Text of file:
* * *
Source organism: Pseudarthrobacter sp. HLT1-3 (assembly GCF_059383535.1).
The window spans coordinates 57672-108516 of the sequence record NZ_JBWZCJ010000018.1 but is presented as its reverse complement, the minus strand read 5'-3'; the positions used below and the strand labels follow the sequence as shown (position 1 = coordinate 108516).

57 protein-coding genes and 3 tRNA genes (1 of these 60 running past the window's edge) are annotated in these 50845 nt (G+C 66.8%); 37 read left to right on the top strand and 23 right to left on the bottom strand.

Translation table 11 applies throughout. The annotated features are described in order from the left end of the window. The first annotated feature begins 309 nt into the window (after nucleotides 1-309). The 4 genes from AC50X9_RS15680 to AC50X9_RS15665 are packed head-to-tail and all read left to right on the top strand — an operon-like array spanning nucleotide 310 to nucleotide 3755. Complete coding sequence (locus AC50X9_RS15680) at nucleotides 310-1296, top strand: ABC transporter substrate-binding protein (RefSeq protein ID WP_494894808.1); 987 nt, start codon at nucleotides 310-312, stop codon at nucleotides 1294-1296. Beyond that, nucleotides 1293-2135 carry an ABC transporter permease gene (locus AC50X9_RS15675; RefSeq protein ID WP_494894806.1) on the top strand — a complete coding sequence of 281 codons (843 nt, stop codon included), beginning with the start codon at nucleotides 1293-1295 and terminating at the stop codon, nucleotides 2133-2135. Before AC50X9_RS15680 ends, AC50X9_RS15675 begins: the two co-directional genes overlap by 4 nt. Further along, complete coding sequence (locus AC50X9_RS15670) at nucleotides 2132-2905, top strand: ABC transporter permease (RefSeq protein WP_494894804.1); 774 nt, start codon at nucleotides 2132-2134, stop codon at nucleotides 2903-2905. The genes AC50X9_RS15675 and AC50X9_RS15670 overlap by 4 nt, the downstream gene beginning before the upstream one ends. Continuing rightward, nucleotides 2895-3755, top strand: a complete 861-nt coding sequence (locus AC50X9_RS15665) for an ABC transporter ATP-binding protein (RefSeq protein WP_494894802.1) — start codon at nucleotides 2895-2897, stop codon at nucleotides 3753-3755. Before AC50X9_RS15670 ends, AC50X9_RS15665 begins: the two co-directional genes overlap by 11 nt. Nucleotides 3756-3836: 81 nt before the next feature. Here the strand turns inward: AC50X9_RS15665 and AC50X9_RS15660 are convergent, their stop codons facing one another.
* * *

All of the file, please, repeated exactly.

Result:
Source organism: Pseudarthrobacter sp. HLT1-3 (assembly GCF_059383535.1).
The window spans coordinates 57672-108516 of the sequence record NZ_JBWZCJ010000018.1 but is presented as its reverse complement, the minus strand read 5'-3'; the positions used below and the strand labels follow the sequence as shown (position 1 = coordinate 108516).

57 protein-coding genes and 3 tRNA genes (1 of these 60 running past the window's edge) are annotated in these 50845 nt (G+C 66.8%); 37 read left to right on the top strand and 23 right to left on the bottom strand.

Translation table 11 applies throughout. The annotated features are described in order from the left end of the window. The first annotated feature begins 309 nt into the window (after nucleotides 1-309). The 4 genes from AC50X9_RS15680 to AC50X9_RS15665 are packed head-to-tail and all read left to right on the top strand — an operon-like array spanning nucleotide 310 to nucleotide 3755. Complete coding sequence (locus AC50X9_RS15680) at nucleotides 310-1296, top strand: ABC transporter substrate-binding protein (RefSeq protein ID WP_494894808.1); 987 nt, start codon at nucleotides 310-312, stop codon at nucleotides 1294-1296. Beyond that, nucleotides 1293-2135 carry an ABC transporter permease gene (locus AC50X9_RS15675; RefSeq protein ID WP_494894806.1) on the top strand — a complete coding sequence of 281 codons (843 nt, stop codon included), beginning with the start codon at nucleotides 1293-1295 and terminating at the stop codon, nucleotides 2133-2135. Before AC50X9_RS15680 ends, AC50X9_RS15675 begins: the two co-directional genes overlap by 4 nt. Further along, complete coding sequence (locus AC50X9_RS15670) at nucleotides 2132-2905, top strand: ABC transporter permease (RefSeq protein WP_494894804.1); 774 nt, start codon at nucleotides 2132-2134, stop codon at nucleotides 2903-2905. The genes AC50X9_RS15675 and AC50X9_RS15670 overlap by 4 nt, the downstream gene beginning before the upstream one ends. Continuing rightward, nucleotides 2895-3755, top strand: a complete 861-nt coding sequence (locus AC50X9_RS15665) for an ABC transporter ATP-binding protein (RefSeq protein WP_494894802.1) — start codon at nucleotides 2895-2897, stop codon at nucleotides 3753-3755. Before AC50X9_RS15670 ends, AC50X9_RS15665 begins: the two co-directional genes overlap by 11 nt. Nucleotides 3756-3836: 81 nt before the next feature. Here the strand turns inward: AC50X9_RS15665 and AC50X9_RS15660 are convergent, their stop codons facing one another.